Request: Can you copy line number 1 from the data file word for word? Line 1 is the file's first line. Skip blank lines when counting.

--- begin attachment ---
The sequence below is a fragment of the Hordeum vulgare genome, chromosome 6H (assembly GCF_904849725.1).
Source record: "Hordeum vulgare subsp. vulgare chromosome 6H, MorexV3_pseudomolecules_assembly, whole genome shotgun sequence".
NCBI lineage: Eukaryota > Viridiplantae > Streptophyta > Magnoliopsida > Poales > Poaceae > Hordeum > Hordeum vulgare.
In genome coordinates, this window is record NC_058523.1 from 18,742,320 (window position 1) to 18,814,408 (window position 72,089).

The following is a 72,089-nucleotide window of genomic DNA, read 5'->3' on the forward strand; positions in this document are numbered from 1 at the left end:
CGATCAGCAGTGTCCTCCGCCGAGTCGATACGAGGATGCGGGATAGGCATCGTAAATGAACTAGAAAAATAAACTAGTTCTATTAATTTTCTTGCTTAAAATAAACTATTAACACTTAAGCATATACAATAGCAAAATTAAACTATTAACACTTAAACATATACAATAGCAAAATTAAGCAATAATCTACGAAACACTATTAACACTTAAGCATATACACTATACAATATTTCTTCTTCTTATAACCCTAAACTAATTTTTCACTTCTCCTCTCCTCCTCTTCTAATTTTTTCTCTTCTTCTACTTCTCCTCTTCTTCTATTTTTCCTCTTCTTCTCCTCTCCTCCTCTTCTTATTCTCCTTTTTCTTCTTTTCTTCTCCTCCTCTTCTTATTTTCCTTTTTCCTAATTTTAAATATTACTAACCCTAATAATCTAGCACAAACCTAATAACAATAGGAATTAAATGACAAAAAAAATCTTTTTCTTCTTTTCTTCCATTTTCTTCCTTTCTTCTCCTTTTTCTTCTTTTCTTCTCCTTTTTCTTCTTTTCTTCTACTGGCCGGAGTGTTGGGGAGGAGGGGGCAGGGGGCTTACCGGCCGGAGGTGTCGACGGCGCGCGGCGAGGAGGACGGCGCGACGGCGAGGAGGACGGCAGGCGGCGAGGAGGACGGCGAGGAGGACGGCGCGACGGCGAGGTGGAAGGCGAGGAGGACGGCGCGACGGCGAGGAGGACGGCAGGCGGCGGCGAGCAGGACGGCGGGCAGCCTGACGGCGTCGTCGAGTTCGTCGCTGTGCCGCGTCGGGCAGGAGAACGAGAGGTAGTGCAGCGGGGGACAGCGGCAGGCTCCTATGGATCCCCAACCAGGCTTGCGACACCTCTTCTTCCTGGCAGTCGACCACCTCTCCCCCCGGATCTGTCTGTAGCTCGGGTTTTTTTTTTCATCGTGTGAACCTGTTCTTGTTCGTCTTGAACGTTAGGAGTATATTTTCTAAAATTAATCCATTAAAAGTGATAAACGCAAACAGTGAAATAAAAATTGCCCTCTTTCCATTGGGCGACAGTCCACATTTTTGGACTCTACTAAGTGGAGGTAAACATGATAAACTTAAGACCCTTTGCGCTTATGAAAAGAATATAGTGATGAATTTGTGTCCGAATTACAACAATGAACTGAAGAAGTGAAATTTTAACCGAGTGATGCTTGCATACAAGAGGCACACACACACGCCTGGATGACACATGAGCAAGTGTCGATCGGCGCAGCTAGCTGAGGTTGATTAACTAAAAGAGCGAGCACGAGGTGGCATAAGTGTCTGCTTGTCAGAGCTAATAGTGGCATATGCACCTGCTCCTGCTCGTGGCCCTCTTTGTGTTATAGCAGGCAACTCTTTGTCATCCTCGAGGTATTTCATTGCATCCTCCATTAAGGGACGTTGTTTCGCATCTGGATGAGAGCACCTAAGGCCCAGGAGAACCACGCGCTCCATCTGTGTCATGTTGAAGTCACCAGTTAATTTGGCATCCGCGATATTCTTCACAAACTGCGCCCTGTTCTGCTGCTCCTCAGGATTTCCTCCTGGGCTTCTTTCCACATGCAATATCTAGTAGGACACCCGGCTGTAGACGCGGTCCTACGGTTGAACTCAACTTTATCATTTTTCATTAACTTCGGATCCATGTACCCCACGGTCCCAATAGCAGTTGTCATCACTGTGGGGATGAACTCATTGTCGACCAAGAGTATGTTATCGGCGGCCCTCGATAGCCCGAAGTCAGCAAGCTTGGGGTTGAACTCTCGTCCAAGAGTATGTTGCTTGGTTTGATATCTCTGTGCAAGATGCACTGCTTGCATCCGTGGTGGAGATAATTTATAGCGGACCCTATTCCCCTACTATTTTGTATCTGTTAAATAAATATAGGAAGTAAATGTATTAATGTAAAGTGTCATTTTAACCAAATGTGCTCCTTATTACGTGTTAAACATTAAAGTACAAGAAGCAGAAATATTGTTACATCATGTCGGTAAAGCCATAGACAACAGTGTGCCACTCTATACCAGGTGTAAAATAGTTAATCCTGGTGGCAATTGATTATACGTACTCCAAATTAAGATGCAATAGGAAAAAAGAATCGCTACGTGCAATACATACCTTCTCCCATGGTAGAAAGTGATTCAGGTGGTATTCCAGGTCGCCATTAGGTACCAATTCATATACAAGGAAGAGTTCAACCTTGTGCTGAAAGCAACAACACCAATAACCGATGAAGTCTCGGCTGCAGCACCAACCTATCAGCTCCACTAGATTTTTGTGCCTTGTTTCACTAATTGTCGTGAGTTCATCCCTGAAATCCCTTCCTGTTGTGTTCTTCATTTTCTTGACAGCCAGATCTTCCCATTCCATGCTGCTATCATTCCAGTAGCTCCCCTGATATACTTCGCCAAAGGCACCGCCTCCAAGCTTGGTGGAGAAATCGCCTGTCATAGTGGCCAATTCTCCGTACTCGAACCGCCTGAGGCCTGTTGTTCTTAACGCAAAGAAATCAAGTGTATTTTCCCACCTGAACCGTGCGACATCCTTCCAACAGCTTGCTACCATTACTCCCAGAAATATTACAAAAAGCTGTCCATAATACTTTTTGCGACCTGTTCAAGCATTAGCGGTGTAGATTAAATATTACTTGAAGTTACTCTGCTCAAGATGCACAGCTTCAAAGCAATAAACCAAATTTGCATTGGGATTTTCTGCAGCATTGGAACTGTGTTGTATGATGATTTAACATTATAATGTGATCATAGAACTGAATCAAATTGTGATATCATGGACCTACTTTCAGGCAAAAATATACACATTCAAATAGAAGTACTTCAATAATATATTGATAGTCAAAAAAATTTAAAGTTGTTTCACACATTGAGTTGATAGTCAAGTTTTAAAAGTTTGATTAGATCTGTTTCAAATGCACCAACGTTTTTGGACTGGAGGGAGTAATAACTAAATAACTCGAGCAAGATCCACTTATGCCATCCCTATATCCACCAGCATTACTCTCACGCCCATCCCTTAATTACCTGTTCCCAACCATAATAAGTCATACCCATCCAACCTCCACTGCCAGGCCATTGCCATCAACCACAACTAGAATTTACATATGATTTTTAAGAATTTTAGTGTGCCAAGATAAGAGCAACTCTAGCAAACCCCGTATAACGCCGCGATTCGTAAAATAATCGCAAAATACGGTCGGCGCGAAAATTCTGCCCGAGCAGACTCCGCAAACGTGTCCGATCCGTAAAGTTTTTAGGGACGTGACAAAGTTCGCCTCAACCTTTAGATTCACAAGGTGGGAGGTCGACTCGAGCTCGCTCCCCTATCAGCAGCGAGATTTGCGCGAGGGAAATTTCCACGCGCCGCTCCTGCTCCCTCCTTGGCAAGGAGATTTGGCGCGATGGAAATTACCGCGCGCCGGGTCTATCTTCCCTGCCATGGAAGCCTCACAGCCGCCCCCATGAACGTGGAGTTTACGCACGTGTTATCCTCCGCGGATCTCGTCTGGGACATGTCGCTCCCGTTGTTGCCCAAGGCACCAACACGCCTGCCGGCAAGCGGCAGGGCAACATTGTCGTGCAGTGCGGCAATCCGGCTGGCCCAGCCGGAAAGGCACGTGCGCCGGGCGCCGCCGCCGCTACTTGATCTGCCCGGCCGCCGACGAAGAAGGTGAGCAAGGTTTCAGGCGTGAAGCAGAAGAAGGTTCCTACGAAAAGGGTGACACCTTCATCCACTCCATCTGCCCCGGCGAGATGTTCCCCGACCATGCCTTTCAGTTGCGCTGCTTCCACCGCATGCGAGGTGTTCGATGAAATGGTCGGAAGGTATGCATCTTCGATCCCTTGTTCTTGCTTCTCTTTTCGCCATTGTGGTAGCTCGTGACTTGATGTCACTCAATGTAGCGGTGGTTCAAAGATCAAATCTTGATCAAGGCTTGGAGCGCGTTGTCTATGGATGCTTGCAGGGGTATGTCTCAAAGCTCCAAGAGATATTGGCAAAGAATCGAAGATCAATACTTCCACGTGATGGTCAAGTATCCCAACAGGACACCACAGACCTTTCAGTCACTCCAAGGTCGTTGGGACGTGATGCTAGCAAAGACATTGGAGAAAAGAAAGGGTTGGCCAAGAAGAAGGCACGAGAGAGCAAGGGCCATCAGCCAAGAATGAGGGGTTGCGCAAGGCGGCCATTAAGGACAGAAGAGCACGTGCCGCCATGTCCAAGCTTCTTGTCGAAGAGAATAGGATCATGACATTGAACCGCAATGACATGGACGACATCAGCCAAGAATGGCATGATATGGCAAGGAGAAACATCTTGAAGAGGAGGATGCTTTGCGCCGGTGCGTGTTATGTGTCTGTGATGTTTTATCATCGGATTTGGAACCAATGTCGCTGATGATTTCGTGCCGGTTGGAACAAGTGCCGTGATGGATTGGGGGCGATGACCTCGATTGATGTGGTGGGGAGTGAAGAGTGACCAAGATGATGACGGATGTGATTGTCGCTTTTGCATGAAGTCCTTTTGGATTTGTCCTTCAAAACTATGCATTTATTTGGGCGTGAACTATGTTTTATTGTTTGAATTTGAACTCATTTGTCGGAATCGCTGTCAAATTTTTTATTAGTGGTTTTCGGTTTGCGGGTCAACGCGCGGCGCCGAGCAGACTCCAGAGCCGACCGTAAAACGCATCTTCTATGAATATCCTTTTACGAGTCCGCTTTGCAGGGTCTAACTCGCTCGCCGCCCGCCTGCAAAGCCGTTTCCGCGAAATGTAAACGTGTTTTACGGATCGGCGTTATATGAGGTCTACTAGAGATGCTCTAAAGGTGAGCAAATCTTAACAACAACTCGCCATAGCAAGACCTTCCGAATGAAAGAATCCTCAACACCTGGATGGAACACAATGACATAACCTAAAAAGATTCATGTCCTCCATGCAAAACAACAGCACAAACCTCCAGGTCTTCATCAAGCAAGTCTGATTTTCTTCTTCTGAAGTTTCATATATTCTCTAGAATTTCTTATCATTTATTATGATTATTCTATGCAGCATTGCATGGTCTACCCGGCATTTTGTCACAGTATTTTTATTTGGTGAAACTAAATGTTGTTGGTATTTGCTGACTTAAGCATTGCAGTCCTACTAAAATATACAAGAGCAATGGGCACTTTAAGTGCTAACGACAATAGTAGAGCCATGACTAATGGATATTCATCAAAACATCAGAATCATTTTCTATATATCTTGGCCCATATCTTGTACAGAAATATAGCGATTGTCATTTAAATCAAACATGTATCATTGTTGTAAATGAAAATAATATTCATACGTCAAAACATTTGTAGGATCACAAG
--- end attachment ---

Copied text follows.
The sequence below is a fragment of the Hordeum vulgare genome, chromosome 6H (assembly GCF_904849725.1).